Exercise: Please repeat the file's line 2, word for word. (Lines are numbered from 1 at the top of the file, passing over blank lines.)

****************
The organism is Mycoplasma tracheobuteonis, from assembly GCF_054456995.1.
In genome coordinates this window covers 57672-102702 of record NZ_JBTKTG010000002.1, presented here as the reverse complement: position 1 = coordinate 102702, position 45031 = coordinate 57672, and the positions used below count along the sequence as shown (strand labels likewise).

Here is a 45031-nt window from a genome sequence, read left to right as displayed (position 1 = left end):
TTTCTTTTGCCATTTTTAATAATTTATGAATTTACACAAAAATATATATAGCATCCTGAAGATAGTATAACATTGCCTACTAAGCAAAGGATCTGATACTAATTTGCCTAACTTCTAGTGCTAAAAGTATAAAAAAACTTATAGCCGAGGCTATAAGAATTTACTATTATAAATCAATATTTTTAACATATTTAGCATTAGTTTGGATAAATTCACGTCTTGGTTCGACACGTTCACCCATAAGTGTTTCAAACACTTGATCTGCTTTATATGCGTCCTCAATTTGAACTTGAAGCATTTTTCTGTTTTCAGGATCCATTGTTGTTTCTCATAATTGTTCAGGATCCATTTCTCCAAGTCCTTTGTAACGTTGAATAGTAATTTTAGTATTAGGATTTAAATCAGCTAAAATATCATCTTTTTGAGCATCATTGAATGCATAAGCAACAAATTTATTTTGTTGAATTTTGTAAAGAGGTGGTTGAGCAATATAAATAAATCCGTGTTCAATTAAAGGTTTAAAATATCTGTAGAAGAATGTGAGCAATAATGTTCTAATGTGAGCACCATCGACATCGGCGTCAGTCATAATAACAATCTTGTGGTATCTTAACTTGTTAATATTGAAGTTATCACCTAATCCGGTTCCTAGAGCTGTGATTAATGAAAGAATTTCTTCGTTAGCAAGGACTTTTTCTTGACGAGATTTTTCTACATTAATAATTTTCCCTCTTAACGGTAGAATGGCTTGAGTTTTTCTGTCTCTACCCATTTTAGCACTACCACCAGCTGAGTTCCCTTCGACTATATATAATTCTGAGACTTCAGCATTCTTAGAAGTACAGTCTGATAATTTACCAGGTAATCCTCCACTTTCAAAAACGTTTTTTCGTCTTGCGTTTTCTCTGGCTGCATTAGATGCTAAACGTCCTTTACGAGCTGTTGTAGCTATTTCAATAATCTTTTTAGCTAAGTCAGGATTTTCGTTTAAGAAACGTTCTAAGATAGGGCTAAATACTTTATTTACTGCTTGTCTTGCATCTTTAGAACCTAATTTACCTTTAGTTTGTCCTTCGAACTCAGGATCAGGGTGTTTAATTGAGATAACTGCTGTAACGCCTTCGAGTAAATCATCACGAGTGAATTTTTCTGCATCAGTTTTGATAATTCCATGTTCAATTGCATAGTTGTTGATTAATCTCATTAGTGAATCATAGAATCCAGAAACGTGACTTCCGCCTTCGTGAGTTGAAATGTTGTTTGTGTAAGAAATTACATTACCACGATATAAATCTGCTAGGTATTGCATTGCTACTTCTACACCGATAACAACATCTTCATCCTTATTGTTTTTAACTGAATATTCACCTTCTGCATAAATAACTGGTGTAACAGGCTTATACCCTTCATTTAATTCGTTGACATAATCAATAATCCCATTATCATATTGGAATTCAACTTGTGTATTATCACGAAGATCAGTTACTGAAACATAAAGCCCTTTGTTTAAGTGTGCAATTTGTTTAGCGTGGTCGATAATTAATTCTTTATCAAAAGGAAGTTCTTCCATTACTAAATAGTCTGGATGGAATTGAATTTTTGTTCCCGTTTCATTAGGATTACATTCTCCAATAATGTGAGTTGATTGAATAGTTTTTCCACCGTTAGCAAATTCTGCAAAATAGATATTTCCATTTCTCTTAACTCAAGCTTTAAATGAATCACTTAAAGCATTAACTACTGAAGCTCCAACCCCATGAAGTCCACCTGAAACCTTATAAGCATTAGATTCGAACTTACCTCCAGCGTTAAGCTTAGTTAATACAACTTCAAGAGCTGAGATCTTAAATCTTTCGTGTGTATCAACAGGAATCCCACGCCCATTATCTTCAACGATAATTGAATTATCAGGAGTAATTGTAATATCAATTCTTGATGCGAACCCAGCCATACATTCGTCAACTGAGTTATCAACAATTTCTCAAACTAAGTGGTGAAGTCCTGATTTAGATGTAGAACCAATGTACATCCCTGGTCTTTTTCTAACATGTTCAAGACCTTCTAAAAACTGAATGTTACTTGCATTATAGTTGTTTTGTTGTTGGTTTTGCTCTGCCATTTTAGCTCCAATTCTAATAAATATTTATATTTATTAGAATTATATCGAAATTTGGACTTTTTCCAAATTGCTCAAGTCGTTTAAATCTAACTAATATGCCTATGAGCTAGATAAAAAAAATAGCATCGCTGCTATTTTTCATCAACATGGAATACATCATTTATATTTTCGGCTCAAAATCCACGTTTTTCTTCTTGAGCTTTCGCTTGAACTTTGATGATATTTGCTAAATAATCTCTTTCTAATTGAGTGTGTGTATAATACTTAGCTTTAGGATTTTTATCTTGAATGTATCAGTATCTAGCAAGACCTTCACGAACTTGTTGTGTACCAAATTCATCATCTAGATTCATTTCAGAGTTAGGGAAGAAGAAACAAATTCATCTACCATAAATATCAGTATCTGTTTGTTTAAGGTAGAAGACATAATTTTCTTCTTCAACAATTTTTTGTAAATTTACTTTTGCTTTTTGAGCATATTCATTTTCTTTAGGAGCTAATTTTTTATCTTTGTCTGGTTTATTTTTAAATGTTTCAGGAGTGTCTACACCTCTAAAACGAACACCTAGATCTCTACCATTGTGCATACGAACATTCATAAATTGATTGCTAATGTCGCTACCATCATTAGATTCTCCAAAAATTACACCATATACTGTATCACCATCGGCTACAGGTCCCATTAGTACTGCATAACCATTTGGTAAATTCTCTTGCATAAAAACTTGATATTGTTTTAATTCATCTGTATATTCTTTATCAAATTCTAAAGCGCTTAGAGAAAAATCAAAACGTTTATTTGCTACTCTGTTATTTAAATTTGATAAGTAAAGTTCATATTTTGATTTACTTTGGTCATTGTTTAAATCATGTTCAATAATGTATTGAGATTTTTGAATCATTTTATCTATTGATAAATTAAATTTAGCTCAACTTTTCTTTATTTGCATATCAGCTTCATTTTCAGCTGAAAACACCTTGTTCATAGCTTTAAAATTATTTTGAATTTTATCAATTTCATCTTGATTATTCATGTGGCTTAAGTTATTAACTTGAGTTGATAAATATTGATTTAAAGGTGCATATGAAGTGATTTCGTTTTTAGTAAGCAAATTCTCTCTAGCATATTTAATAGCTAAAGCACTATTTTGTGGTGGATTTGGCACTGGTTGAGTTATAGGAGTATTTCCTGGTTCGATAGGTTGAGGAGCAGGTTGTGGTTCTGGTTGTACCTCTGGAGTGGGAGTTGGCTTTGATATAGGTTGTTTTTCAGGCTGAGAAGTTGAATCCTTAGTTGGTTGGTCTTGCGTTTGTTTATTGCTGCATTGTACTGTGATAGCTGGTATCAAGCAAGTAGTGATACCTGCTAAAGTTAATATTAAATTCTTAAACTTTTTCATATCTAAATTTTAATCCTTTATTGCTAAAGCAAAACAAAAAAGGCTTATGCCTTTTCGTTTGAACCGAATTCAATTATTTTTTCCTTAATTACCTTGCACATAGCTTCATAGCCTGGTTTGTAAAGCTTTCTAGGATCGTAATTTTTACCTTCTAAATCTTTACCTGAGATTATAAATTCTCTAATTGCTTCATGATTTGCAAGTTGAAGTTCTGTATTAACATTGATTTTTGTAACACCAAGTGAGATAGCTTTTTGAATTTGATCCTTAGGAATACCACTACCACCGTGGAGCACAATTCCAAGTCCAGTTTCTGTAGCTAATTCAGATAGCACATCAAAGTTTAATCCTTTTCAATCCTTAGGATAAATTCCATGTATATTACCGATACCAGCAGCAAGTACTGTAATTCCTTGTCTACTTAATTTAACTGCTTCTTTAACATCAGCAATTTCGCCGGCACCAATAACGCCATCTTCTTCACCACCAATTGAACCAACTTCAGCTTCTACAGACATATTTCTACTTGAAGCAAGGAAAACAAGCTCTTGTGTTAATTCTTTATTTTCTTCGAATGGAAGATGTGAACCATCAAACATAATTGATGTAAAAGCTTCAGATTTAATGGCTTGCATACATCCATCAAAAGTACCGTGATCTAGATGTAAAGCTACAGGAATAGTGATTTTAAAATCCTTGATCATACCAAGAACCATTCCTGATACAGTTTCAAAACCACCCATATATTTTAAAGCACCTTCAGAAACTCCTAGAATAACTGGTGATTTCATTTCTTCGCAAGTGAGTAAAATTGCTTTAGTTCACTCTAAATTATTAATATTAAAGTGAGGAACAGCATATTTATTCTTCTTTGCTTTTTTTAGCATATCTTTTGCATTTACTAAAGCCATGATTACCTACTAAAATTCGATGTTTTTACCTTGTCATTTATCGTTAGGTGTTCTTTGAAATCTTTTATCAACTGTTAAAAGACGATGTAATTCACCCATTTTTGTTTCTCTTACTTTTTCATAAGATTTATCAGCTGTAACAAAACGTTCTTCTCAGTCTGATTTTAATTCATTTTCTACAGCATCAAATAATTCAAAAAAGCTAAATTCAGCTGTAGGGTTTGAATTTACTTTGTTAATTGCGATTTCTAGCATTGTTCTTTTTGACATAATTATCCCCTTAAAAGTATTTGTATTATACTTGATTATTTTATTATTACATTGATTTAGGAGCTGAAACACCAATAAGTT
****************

In genome coordinates this window covers 57672-102702 of record NZ_JBTKTG010000002.1, presented here as the reverse complement: position 1 = coordinate 102702, position 45031 = coordinate 57672, and the positions used below count along the sequence as shown (strand labels likewise).